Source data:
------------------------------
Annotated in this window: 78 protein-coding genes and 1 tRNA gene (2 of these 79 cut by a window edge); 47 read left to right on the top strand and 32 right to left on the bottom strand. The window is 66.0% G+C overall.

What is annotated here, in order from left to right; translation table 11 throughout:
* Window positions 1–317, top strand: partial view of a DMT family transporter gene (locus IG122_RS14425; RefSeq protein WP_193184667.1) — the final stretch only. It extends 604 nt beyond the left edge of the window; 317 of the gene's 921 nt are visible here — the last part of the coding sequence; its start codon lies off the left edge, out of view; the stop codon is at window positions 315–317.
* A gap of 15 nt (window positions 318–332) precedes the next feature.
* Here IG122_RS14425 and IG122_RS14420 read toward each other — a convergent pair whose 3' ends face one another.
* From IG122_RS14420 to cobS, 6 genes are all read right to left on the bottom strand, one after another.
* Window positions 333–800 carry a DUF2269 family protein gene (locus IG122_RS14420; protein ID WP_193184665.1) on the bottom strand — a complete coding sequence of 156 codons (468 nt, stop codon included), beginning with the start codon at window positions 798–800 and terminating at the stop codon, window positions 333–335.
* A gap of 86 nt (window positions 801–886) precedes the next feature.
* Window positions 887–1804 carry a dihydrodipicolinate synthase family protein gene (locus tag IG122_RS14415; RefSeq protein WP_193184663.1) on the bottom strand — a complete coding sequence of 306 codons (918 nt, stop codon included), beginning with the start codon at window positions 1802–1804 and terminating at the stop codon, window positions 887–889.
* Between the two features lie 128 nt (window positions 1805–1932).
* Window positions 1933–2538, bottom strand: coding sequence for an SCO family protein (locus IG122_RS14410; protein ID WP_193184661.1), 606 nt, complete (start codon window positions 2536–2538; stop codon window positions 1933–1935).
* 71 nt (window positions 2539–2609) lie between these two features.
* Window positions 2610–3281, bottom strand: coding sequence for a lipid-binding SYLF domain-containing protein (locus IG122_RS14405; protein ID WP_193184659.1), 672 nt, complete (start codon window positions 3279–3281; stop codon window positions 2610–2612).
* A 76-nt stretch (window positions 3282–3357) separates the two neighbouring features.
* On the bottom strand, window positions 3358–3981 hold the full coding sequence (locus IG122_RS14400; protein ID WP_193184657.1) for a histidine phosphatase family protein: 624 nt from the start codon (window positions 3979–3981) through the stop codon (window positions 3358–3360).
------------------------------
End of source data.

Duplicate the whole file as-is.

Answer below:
Annotated in this window: 78 protein-coding genes and 1 tRNA gene (2 of these 79 cut by a window edge); 47 read left to right on the top strand and 32 right to left on the bottom strand. The window is 66.0% G+C overall.

What is annotated here, in order from left to right; translation table 11 throughout:
* Window positions 1–317, top strand: partial view of a DMT family transporter gene (locus IG122_RS14425; RefSeq protein WP_193184667.1) — the final stretch only. It extends 604 nt beyond the left edge of the window; 317 of the gene's 921 nt are visible here — the last part of the coding sequence; its start codon lies off the left edge, out of view; the stop codon is at window positions 315–317.
* A gap of 15 nt (window positions 318–332) precedes the next feature.
* Here IG122_RS14425 and IG122_RS14420 read toward each other — a convergent pair whose 3' ends face one another.
* From IG122_RS14420 to cobS, 6 genes are all read right to left on the bottom strand, one after another.
* Window positions 333–800 carry a DUF2269 family protein gene (locus IG122_RS14420; protein ID WP_193184665.1) on the bottom strand — a complete coding sequence of 156 codons (468 nt, stop codon included), beginning with the start codon at window positions 798–800 and terminating at the stop codon, window positions 333–335.
* A gap of 86 nt (window positions 801–886) precedes the next feature.
* Window positions 887–1804 carry a dihydrodipicolinate synthase family protein gene (locus tag IG122_RS14415; RefSeq protein WP_193184663.1) on the bottom strand — a complete coding sequence of 306 codons (918 nt, stop codon included), beginning with the start codon at window positions 1802–1804 and terminating at the stop codon, window positions 887–889.
* Between the two features lie 128 nt (window positions 1805–1932).
* Window positions 1933–2538, bottom strand: coding sequence for an SCO family protein (locus IG122_RS14410; protein ID WP_193184661.1), 606 nt, complete (start codon window positions 2536–2538; stop codon window positions 1933–1935).
* 71 nt (window positions 2539–2609) lie between these two features.
* Window positions 2610–3281, bottom strand: coding sequence for a lipid-binding SYLF domain-containing protein (locus IG122_RS14405; protein ID WP_193184659.1), 672 nt, complete (start codon window positions 3279–3281; stop codon window positions 2610–2612).
* A 76-nt stretch (window positions 3282–3357) separates the two neighbouring features.
* On the bottom strand, window positions 3358–3981 hold the full coding sequence (locus IG122_RS14400; protein ID WP_193184657.1) for a histidine phosphatase family protein: 624 nt from the start codon (window positions 3979–3981) through the stop codon (window positions 3358–3360).